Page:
The first glimpse of Uluru still brought a lump to my throat. The fact that we were playing “I am Australian” on the CD player added to the fervour of the moment.
“We are one, but we are many
And from all the lands on earth we come
We’ll share a dream and sing with one voice
I am, you are, we are Australian”
Songwriters: Bruce Woodley / Dobe Newton
Soon we were passing the various types of accommodation in the Ayers Rock Resort Complex. At the bottom end of the pecking order is the campsite but it quite a pleasant caravan park. There is no grass as it is surrounded by red sandhills but we are parked by a small cement slab which is a bonus.
After food shopping at the reasonably priced supermarket, we prepared for Happy Hour at the sunset viewing area. We paid our $25 a head park entry fee arriving at four in the afternoon only to find we were almost the only ones there. Eventually, the area filled up and we took photos, drank bubbly and made lots of new friends. Back to the camp for sausages and mashed potato we retired early in preparation for the day ahead.
It was still hovering around zero at dawn although the forecast was for 23 degrees. We dressed appropriately in shorts and t-shirts with some warm layers over the top. Today was the culmination of a desire at the age of 18 to walk through The Olgas as they were called in 1969. This time I was determined to do the full 7.6 kilometre walk through The Valley of the Winds. It doesn’t sound like much but it was a Grade 4 walk and rated difficult so we were not sure what to expect.
It wasn’t much more difficult than the Kings Canyon Rim Walk but the rocky terrain made walking and climbing harder. The wonderful thing about it was that it was just so different from all the other walks we have done. The variety at every turn made the walk interesting so my advice to all who go to Kata Tjuta is to do the whole walk. Don’t turn back at the second lookout because by then you have done all the hard work.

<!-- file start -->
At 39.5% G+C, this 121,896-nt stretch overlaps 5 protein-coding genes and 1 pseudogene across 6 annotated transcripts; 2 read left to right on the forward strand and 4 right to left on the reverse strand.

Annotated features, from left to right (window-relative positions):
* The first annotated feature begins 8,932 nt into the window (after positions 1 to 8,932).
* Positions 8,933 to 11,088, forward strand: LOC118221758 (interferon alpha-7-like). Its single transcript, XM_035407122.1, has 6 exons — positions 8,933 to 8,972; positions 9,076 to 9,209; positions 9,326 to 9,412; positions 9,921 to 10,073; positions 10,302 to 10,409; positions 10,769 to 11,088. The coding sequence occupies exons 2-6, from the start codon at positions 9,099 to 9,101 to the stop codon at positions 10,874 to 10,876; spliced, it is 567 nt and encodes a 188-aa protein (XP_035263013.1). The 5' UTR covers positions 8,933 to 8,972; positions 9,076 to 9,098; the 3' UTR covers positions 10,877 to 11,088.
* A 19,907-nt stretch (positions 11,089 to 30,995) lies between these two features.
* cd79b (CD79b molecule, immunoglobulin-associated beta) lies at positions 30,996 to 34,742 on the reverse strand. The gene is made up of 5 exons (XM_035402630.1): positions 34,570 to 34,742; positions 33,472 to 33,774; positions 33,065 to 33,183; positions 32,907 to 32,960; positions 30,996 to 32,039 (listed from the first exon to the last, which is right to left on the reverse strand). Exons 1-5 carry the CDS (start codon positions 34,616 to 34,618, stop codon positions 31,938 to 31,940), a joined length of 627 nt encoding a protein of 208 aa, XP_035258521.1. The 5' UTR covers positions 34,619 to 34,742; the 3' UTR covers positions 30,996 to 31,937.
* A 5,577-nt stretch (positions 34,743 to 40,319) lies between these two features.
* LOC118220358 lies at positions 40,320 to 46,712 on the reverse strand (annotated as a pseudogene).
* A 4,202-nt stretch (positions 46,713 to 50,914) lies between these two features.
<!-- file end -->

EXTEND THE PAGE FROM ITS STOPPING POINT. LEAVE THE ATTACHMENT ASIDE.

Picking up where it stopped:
The last half of the walk is the easy part and is also the best because you are alone, away from the crowds, surrounded by the towering “heads” of conglomerate rock and walking through a green valley full of wildflowers.
On the way back we stopped at a viewing platform where we had good views of both Kata Tjuta and Uluru. The most interesting thing I saw was an upside-down plant where the red flowers were under the plant instead of on top, I suppose for protection from the sun. I also learnt that the desert cedar, a funny little tree shaped like a feather duster, is able to channel every drop of water into its root system. When its roots reach the water table below it branches out and becomes a more regular shaped tree
Our last day at Uluru was restful. We drove around the Rock, taking a side trip out to the new 4.5 million dollar sunrise and sunset viewing platform. It is huge, with parking for hundreds of vehicles. We were the only ones there but it must get busier at dawn and dusk. There is a pleasant walk through the dunes with information signs along the way. The views of Uluru and Kata Tjuta are interesting because they can both be viewed together.
I have heard this year that the climb to the top of Uluru is to be closed permanently in November, 2019. This is for many reasons. One is recognising the cultural traditions of the Aboriginal people of the area and respecting their wishes. Another is safety, as 35 people have died on the rock since climbing records began.
There is still much to see and do in the area without climbing the rock but secretly I still am glad I have done it (twice).